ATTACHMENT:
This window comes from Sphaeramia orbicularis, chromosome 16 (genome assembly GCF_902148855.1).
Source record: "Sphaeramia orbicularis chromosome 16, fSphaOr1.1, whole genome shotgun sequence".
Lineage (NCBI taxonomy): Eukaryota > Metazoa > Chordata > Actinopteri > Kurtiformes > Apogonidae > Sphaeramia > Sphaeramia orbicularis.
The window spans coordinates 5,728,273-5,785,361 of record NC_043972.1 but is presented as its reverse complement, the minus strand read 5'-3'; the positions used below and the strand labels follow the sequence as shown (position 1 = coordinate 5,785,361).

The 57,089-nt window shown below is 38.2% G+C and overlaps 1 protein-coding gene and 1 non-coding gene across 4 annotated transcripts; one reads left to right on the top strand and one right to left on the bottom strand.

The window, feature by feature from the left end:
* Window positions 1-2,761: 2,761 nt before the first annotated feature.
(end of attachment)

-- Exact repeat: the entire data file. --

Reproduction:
This window comes from Sphaeramia orbicularis, chromosome 16 (genome assembly GCF_902148855.1).
Source record: "Sphaeramia orbicularis chromosome 16, fSphaOr1.1, whole genome shotgun sequence".
Lineage (NCBI taxonomy): Eukaryota > Metazoa > Chordata > Actinopteri > Kurtiformes > Apogonidae > Sphaeramia > Sphaeramia orbicularis.
The window spans coordinates 5,728,273-5,785,361 of record NC_043972.1 but is presented as its reverse complement, the minus strand read 5'-3'; the positions used below and the strand labels follow the sequence as shown (position 1 = coordinate 5,785,361).

The 57,089-nt window shown below is 38.2% G+C and overlaps 1 protein-coding gene and 1 non-coding gene across 4 annotated transcripts; one reads left to right on the top strand and one right to left on the bottom strand.

The window, feature by feature from the left end:
* Window positions 1-2,761: 2,761 nt before the first annotated feature.